According to analysts from Technavio, the global machine condition monitoring market will reach US$1.8 billion by 2020, driven by changes in industrial plant operations.
The main growth factors include:
- The shift from preventative maintenance to predictive maintenance
Preventative strategies include pre-planned periodic shutdown, disassembly, thorough inspection and replacement of damaged parts in anticipation of breakdowns. This strategy can be effective, but it is expensive and time-consuming.
“Therefore, in order to increase the longevity of machines and equipment and prevent breakdown during operations, end-users are increasingly favouring predictive maintenance. Real-time data collection and analysis, preferably by online detection, is the most favourable modality of predictive maintenance,” said Bharath Kanniappan, Technavio analyst.
- Stringent regulations for employee safety
Industries such as oil and gas, power, chemical and petrochemical, cement and pharmaceutical must abide by stringent policies regarding process efficiency, ergonomics and employee safety. Hazards such as toxic gases and chemicals are commonly encountered by personnel during unscheduled maintenance operations and machinery breakdowns. For this reason, machine condition monitoring is becoming more prevalent, with vendors of machine condition monitoring systems increasingly applying for approval and certification from regulatory bodies.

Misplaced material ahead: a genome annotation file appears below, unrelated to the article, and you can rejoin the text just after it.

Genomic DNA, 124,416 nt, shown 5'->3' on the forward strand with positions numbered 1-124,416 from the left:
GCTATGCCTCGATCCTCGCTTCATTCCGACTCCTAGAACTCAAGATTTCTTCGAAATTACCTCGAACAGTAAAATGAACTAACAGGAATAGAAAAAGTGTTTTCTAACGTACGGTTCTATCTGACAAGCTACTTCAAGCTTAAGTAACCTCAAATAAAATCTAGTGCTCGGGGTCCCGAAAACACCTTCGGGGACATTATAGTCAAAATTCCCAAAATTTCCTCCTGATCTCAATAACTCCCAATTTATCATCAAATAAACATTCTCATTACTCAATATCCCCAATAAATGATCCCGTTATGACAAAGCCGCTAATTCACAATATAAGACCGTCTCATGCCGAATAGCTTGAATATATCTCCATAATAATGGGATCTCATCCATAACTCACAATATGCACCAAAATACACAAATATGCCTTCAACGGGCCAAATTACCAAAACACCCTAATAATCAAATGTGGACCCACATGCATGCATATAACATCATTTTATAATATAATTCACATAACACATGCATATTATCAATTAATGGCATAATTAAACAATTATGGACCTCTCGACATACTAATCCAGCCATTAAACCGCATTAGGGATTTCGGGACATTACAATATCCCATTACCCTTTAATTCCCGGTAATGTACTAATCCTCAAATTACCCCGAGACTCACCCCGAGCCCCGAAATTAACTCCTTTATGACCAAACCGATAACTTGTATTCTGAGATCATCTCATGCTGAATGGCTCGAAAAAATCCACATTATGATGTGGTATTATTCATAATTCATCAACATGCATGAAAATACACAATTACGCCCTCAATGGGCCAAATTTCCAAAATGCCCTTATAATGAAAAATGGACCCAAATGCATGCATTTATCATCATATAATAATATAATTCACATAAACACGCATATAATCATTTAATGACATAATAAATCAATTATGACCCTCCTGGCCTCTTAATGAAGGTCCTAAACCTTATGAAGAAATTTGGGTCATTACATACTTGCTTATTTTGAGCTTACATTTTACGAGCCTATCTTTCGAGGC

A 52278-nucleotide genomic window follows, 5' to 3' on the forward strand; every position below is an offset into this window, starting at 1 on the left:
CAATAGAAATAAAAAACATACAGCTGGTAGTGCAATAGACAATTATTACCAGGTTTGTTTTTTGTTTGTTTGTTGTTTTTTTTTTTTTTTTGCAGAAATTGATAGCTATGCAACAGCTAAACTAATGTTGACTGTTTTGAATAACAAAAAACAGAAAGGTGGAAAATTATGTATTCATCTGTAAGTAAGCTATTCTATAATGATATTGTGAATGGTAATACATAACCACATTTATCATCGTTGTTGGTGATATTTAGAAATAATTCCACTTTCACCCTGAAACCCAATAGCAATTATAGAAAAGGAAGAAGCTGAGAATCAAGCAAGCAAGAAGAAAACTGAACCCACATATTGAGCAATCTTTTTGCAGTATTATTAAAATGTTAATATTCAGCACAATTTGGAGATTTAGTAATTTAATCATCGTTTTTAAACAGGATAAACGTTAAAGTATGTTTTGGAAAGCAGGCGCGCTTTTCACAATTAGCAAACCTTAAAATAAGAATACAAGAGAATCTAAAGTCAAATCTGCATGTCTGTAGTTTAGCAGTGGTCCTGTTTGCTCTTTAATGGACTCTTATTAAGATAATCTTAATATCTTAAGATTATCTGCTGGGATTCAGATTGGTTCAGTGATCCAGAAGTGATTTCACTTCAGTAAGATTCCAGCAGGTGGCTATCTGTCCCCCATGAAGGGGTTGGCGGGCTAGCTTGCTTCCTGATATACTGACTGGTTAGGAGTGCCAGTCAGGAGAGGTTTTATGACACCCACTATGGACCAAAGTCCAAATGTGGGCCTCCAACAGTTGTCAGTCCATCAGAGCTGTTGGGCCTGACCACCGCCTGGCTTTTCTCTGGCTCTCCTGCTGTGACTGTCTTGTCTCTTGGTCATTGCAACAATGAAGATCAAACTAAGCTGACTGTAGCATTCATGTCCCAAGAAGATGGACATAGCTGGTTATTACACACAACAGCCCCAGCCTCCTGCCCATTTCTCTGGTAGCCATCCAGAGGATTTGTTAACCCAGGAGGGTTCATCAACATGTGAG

- Increased use of wireless technology for machine condition monitoring
Machine condition monitoring systems are used to increase productivity and decrease downtime. This involves the use of data collection systems, of which there are two types: permanent online systems that can collect and store data automatically, and portable data collectors for manual programs. Online permanent data systems tend to have more benefits as they provide continuous coverage of data and machines that may be vital for production processes. However, some of their disadvantages include high installation costs and difficulty of use in hazardous areas.
These disadvantages have compelled vendors to incorporate wireless device technology into their monitoring systems, which eliminates the need for hard wiring, increases the speed of data transmission, allows untethered operations, enables easy monitoring of mobile machinery, allows access to hazardous areas and is cost-effective due to the lack of wiring expenditure.